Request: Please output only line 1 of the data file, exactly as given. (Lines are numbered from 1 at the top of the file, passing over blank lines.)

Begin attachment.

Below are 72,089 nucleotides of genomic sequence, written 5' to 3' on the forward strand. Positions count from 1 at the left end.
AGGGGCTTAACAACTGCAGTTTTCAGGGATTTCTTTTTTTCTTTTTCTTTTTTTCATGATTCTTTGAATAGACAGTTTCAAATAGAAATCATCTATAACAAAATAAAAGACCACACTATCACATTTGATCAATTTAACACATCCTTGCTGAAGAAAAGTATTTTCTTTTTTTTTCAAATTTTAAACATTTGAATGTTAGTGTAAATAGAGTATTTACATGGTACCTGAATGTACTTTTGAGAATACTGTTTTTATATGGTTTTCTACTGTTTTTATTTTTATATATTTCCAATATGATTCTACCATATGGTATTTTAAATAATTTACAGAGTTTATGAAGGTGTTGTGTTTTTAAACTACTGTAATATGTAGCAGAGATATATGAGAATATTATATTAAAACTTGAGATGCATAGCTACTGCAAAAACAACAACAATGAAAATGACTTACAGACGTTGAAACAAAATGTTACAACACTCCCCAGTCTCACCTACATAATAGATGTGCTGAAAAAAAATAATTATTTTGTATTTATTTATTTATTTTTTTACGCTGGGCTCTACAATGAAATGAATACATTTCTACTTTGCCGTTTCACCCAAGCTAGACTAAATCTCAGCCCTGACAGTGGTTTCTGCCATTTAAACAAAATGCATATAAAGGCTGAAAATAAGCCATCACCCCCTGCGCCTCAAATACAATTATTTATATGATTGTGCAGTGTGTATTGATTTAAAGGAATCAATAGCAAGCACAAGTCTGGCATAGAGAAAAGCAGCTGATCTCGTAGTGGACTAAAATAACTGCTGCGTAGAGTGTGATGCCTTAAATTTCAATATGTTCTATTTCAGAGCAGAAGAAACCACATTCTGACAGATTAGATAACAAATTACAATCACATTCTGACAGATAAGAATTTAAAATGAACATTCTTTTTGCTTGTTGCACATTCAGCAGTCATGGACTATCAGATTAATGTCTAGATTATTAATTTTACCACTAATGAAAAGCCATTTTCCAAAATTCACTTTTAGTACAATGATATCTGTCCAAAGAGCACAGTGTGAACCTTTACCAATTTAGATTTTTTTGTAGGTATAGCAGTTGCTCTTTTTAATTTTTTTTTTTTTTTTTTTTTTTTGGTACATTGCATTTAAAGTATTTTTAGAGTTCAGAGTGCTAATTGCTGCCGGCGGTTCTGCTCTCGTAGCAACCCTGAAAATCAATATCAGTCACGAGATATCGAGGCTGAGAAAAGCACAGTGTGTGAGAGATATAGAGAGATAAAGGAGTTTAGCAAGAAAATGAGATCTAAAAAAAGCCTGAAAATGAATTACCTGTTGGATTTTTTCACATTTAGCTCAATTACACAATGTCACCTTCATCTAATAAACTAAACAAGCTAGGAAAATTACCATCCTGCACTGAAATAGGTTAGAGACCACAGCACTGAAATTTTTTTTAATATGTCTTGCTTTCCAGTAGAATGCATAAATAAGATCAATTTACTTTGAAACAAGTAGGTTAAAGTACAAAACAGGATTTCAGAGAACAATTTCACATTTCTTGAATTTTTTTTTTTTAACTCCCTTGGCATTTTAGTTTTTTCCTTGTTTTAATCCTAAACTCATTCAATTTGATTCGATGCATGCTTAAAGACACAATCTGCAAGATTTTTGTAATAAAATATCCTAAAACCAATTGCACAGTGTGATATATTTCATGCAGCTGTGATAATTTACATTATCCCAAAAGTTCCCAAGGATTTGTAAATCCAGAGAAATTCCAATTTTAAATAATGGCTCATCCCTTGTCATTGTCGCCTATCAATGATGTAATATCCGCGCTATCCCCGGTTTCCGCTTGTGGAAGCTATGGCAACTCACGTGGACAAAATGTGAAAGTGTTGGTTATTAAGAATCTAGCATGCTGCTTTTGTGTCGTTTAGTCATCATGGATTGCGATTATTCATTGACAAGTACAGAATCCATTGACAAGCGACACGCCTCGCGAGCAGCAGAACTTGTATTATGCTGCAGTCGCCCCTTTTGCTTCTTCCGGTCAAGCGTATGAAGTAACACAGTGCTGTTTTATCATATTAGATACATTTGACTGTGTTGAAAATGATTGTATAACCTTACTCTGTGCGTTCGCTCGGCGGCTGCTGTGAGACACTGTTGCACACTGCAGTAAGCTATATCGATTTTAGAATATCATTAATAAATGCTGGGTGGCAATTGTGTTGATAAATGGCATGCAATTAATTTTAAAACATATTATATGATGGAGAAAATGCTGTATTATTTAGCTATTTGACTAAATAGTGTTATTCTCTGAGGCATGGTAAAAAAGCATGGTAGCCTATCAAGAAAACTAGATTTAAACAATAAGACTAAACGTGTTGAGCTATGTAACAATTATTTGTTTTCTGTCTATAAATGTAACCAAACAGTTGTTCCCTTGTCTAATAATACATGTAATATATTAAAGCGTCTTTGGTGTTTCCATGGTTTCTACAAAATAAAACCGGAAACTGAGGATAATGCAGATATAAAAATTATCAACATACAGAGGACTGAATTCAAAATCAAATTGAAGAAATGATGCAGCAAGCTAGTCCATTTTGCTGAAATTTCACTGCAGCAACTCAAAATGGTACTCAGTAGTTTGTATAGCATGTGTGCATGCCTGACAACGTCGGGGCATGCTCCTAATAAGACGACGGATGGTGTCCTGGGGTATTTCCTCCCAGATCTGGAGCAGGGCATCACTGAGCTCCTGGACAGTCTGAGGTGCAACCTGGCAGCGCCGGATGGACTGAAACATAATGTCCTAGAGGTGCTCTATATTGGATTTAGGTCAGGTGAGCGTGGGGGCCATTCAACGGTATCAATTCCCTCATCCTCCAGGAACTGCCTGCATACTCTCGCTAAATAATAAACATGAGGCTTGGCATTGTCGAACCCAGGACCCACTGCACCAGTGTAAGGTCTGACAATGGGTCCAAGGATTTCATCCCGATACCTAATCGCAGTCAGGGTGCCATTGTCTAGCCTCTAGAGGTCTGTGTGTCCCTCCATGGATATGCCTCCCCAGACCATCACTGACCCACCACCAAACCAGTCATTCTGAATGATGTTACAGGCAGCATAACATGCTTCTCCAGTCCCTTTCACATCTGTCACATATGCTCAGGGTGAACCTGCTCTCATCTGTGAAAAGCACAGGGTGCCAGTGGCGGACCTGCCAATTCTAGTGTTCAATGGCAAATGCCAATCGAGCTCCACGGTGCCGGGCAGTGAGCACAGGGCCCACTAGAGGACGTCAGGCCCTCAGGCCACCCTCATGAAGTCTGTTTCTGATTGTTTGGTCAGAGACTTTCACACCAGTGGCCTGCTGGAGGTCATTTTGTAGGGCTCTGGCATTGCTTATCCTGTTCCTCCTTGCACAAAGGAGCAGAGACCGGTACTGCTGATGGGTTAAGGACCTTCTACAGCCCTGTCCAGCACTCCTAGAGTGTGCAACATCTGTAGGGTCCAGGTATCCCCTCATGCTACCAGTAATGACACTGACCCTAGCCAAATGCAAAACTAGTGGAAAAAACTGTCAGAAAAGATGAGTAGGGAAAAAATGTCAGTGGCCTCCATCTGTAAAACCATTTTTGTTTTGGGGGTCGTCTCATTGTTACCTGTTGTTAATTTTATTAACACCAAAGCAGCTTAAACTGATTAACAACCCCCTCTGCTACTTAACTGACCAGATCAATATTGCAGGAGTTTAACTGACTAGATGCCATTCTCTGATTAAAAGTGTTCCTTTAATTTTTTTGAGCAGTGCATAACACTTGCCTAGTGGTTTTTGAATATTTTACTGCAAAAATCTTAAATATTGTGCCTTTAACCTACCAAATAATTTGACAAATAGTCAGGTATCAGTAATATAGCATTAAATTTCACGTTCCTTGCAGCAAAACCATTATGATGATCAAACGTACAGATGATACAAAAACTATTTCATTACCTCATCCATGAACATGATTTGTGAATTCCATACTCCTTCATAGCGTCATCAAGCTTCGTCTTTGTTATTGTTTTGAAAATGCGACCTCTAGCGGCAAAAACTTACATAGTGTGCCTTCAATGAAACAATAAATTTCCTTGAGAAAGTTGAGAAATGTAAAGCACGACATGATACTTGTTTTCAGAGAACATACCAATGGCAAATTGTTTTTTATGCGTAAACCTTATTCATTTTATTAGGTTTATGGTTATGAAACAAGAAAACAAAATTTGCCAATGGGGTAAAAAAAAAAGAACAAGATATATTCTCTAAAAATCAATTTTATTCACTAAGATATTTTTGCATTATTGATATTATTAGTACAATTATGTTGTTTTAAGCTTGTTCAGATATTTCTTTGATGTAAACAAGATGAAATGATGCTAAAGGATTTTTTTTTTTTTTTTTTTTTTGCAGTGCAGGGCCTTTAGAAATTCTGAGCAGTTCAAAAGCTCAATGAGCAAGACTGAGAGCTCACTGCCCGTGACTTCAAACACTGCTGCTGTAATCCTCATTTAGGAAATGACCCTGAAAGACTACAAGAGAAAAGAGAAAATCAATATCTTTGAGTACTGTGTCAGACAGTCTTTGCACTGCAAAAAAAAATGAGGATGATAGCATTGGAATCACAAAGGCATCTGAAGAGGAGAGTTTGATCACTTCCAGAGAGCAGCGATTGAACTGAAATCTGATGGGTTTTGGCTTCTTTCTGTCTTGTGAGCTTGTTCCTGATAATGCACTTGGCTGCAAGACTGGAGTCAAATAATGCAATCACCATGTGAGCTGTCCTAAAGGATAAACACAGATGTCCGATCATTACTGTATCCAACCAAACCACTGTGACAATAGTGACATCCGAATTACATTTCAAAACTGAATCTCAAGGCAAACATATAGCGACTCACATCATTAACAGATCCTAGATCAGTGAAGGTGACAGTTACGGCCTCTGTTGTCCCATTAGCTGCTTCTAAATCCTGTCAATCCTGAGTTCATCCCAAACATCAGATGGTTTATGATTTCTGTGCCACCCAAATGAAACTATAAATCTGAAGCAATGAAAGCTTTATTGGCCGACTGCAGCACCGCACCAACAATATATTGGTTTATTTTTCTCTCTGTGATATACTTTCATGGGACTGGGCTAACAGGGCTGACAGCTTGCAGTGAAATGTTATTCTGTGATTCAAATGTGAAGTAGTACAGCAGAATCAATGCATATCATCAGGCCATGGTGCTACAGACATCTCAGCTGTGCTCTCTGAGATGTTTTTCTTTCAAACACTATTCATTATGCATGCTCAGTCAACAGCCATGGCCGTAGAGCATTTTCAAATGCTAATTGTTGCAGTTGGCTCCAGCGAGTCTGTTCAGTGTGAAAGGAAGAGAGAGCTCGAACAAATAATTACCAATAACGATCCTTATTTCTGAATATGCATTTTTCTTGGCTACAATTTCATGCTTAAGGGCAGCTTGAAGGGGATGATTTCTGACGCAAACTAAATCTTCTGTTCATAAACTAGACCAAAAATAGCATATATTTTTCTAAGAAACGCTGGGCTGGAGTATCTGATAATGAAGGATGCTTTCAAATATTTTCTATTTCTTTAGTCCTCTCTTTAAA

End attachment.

Below are 72,089 nucleotides of genomic sequence, written 5' to 3' on the forward strand. Positions count from 1 at the left end.